Molluscum is diagnosed clinically, and in most cases does not require any further investigations. If a patient has a persistent or unusual infection, particularly with lesions persisting beyond 2 years in duration or those that are unusually numerous, large or atypical in shape, further investigation for underlying conditions should be considered, particularly if in a region with a high prevalence of HIV.
As molluscum is self-limiting, specific treatment is not necessarily required, particularly if the lesions can be readily covered with clothing or plasters to prevent spread to others and auto-inoculation.
Good hygiene measures, such as avoiding scratching, regular handwashing and washing of clothes, are important. Although molluscum is a contagious infection, it does not require children to be kept home from school.
There are no specific treatments for molluscum. It is important to discuss with the patient that the natural history of the infection does not necessitate treatment, as it will resolve on its own.
If patients would like treatment, options for physical treatment include removing the soft, white, umbilicated core of the lesions (by gently pricking and squeezing the lesions, being careful to avoid auto-inoculation). Other options include cryotherapy, curettage, or laser ablation, although these can leave white marks or scars, and will require local anaesthetic in children.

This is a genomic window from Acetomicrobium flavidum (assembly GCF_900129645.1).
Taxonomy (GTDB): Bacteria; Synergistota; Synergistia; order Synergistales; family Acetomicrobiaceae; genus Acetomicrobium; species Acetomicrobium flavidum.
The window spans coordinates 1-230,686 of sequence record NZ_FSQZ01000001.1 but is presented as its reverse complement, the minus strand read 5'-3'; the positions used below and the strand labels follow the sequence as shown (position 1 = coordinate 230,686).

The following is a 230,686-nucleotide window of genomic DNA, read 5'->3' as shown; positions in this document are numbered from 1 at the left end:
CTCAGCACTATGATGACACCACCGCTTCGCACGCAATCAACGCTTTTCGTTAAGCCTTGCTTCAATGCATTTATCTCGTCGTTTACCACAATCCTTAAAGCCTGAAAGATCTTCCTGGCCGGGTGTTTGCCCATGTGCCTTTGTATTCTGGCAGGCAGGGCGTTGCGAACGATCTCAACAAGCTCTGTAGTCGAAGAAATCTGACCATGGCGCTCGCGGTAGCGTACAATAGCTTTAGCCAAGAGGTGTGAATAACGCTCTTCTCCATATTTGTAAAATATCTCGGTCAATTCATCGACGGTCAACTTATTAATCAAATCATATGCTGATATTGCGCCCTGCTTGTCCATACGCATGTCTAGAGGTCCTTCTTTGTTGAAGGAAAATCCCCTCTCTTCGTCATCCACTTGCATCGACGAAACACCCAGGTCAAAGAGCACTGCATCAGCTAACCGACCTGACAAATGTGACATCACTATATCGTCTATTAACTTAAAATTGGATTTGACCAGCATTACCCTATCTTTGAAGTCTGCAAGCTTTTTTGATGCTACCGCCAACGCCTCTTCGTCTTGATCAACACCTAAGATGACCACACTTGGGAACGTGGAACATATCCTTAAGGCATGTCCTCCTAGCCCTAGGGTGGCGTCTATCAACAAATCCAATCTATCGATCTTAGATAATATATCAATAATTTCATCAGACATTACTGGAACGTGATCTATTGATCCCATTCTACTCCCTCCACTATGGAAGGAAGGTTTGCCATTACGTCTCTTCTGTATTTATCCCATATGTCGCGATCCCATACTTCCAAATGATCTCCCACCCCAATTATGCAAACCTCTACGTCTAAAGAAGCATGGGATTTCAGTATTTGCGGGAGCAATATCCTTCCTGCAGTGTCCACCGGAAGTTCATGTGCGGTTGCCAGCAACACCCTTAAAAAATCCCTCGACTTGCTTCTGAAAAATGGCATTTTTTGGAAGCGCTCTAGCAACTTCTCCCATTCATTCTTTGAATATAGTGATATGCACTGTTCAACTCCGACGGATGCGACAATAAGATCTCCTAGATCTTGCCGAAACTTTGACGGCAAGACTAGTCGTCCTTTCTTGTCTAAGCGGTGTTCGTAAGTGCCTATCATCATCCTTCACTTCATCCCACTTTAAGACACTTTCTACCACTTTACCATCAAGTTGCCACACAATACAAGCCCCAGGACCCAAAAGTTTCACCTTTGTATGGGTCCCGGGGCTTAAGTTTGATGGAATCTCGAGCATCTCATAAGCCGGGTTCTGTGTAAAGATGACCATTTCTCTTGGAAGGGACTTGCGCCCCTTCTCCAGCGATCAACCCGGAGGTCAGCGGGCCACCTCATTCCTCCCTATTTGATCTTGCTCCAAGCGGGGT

Medical treatment options include wart paints containing salicylic acid and cantharidine solution. Topical imiquimod therapy is sometimes used, but there is mixed evidence for this.9-10
Molluscum infection is self-limiting and will resolve even without treatment (typically within 6 months).
Recurrences are uncommon in immunocompetent patients, although re-infection can occur.
Secondary bacterial infection (impetigo) can occur, particularly if children scratch their lesions. For some patients, molluscum lesions may leave small, pitted scars.
Molluscum is a common, contagious viral dermatological infection that is common among young children.
Molluscum appears as crops of small, umbilicated, pearly papules, commonly in the axillae and groin. These are generally asymptomatic but may be itchy.
Treatment is not usually required as the infection is usually self-limiting, and there are no specific therapies available.
Dr Chris Jefferies
UptoDate. Molluscum contagiosum. 2020. Available from: [LINK]
Koning et al. Molluscum contagiosum in Dutch general practice. 1994. Available from: [LINK]
WHO. Guidelines on the Treatment of Skin and Oral HIV-Associated Conditions in Children and Adults. 2014. Available from: [LINK]
Australasian College of Dermatologists. Molluscum contagiosum. 2015. Available from: [LINK]
Wikimedia Commons. Molluscum contagiosum on the thigh of a Caucasian child. Licence: [CC BY-SA]. Available from: [LINK]
DermNet NZ. Molluscum crop in a linear pattern, possibly due to autoinoculation due to scratching. Licence: [CC BY-NC-ND]. Available from: [LINK]
DermNet NZ. Complications of atopic dermatitis. 2004. Available from: [LINK]
Wikimedia Commons. Plantar warts on the sole of a toe. Licence: [CC BY-SA]. Available from: [LINK]
van der Wouden et al. Interventions for Cutaneous Molluscum Contagiosum. 2017. Available from: [LINK]
eTG Complete. Molluscum contagiosum. 2020. Available from: [LINK]